Heartmate 3 data may unravel LVAD riddle

November 21, 2016 – 5:55 PM | By Omar Ford | No comments yet

By Amanda Pedersen Senior Staff Writer

Pump thrombosis has been such a well-established shortcoming of left ventricular assist devices (LVADs), that one heart surgeon went so far as to borrow Winston Churchill’s phraseology to describe it as “a riddle, wrapped in a mystery, inside an enigma” for the title of his September 2014 article in the Annals of Cardiothoracic Surgery. But St. Jude Medical Inc. may have unraveled that riddle with its Heartmate 3 LVAD system.

According to short-term results of the company’s U.S. pivotal study, MOMENTUM 3, there were no cases of pump thrombosis in patients implanted with the Heartmate 3 system at six months compared to 14 cases (10 percent) of pump thrombosis in patient’s implanted with the St. Paul, Minn.-based company’s earlier Heartmate 2 system.

The investigational device exemption trial is designed to compare the two LVAD systems with a short-term endpoint of six months and a long-term endpoint of two years. The current data, presented at the American Heart Association Scientific Session in New Orleans, includes the six-month results in the first 294 patients enrolled. Overall, more than 1,000 patients are participating in the randomized, unblinded, multi-center study.

In Europe, the Heartmate 3 is approved for advanced heart failure patients who are awaiting transplantation or are not candidates for transplantation. St. Jude said the new MOMENTUM 3 data confirm the results observed in its CE mark study of the device, which were reported in April.

The Heartmate 3 is designed with St. Jude’s Full Maglev technology, which allows the pump’s rotor to be suspended by magnetic forces. St. Jude said the device was designed that way to reduce trauma to blood passing through the pump and improve outcomes for patients.

Investigators in the MOMENTUM 3 study also noted an 86.2 percent survival rate with freedom from disabling stroke and re-operation to repair or replace the device in the Heartmate 3 arm, which met the study’s primary endpoint and was statistically superior to the 77 percent survival rate reported in the Heartmate 2 arm.

Mandeep Mehra, medical director of Brigham and Women’s Hospital Heart and Vascular Center and chair of the publication and presentation committee for the study, noted that it was especially important that the clinical gains achieved with the Heartmate 3 system occurred without an increase in other adverse events, “providing important therapeutic progress for our advanced heart failure patients.”


While the pump thrombosis results were probably the biggest takeaway for Larry Biegelsen, of Wells Fargo Securities LLC, the analyst noted in a report that the 8 percent all-cause stroke in the Heartmate 3 arm of the study at six months was also encouraging because it represents an improvement over the CE mark study results, which were 12 percent at six months and 18 percent at one year.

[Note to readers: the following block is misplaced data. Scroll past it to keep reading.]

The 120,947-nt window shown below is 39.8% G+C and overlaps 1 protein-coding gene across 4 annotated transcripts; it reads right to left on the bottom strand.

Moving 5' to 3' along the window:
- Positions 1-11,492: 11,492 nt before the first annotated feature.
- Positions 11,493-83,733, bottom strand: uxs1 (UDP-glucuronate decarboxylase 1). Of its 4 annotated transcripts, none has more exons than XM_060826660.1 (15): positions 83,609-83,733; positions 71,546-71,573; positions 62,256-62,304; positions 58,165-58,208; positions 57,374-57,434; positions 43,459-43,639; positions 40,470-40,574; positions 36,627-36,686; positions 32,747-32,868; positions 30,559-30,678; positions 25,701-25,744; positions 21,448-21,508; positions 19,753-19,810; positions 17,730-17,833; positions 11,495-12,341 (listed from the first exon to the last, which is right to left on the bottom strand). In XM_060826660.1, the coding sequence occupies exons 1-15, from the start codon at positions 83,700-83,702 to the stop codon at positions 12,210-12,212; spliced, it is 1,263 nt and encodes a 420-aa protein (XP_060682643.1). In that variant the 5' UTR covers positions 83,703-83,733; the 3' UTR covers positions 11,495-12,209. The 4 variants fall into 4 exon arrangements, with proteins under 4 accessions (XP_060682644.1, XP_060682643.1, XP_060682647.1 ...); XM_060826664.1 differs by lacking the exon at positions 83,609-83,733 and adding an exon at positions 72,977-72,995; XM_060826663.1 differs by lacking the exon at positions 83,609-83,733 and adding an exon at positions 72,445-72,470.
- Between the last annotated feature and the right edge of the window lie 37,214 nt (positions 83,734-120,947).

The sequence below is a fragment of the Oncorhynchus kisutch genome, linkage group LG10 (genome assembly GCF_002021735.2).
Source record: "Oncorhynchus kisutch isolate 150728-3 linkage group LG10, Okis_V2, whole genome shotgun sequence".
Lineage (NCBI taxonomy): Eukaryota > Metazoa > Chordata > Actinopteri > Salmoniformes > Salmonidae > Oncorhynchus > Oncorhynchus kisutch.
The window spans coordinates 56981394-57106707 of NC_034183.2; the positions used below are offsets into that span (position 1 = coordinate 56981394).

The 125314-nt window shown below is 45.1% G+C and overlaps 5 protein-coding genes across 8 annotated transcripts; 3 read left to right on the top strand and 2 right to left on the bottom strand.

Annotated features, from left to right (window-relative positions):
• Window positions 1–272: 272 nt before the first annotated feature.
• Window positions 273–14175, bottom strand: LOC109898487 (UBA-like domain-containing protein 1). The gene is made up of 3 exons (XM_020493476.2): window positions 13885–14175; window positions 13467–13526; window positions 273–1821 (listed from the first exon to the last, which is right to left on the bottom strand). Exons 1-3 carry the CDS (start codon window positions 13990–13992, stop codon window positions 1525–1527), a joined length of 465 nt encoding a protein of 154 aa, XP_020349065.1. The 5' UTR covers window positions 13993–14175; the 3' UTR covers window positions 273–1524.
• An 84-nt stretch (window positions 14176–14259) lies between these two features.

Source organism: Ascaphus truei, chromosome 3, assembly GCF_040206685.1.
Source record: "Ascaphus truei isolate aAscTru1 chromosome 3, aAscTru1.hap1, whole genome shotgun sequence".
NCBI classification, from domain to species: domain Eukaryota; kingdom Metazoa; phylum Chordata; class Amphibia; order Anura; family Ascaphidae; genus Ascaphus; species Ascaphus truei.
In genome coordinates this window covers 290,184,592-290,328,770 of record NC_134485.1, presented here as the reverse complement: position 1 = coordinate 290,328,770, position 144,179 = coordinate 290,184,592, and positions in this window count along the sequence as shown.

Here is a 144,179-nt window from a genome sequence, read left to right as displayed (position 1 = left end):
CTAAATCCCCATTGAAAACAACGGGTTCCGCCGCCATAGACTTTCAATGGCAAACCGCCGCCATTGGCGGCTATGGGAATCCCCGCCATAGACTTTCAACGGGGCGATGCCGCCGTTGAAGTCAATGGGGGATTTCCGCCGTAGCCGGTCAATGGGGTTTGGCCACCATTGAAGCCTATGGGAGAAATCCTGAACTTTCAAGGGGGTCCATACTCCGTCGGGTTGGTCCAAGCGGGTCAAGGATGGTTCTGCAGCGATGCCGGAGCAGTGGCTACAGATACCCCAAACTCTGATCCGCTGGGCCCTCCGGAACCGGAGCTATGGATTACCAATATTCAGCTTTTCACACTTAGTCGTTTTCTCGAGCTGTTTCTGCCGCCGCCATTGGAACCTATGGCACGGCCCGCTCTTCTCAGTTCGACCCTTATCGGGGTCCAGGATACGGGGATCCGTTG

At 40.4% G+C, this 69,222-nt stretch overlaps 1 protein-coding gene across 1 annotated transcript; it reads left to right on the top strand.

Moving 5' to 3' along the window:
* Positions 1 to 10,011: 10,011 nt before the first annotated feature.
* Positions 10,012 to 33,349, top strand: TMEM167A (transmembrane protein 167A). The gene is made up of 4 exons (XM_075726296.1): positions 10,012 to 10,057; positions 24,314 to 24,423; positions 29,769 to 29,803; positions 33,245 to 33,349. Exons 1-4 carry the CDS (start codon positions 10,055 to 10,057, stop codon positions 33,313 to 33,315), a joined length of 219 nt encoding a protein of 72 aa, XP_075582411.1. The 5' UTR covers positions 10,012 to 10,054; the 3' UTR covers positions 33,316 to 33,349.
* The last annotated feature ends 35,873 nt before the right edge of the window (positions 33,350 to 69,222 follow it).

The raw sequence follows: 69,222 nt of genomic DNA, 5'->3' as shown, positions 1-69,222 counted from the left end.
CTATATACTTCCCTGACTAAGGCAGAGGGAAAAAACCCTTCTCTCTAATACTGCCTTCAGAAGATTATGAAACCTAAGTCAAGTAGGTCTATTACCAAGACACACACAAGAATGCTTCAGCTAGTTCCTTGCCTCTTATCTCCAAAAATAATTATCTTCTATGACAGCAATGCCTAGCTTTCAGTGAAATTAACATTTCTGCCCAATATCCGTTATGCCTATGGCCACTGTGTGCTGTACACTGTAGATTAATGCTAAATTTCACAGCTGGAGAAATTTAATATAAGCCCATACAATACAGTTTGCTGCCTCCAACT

Biegelsen cautioned, however, that while investors may want to compare the six-month survival rate of the U.S. pivotal study against the CE mark study results, the definition of “survival” does not appear to be consistent across studies.

The analyst also noted that disabling stroke in MOMENTUM 3 was numerically higher at six months for Heartmate 3 compared to Heartmate 2, which “was somewhat disappointing.” He said patient outcomes for both arms would likely have been more favorable if the study enrolled a greater proportion of bridge-to-transplant (BTT) versus destination therapy (DT) patients as DT patients are generally sicker.


Overall, Biegelsen said the MOMENTUM 3 data should lead to FDA approval and help St. Jude take share from Dublin-based Medtronic plc in the U.S. LVAD market, but he said Medtronic should still remain competitive in the space given Heartware’s strong physician relationships and HVAD’s ability to be implanted via thoractomy.

“While we view the [Heartmate 3] data to be mostly positive, we believe the study was somewhat negatively impacted by enrolling sicker patients than we are accustomed to seeing in BTT studies,” Biegelsen said.

Medtronic inherited the HVAD earlier this year through its nearly $1.1 billion cash acquisition of Heartware International Inc. The HVAD is touted as the smallest full-support VAD on the market and is designed to reduce surgical invasiveness. The deal also included multiple technologies in development that are designed to offer progressively less-invasive mechanical circulatory support options for patients with end-stage heart failure. (See Medical Device Daily, June 28, 2016.)

St. Jude has not provided any recent update on its expected U.S. timing for Heartmate 3 though, Biegelsen said, but previously the company said it planned to file for FDA approval in the second half of this year. Given that information, the analyst said he expects FDA approval of the new LVAD in the second half of 2017 and forecasts St. Jude gaining 630bps of U.S. share next year, exiting 2017 with about 79 percent of the market share.


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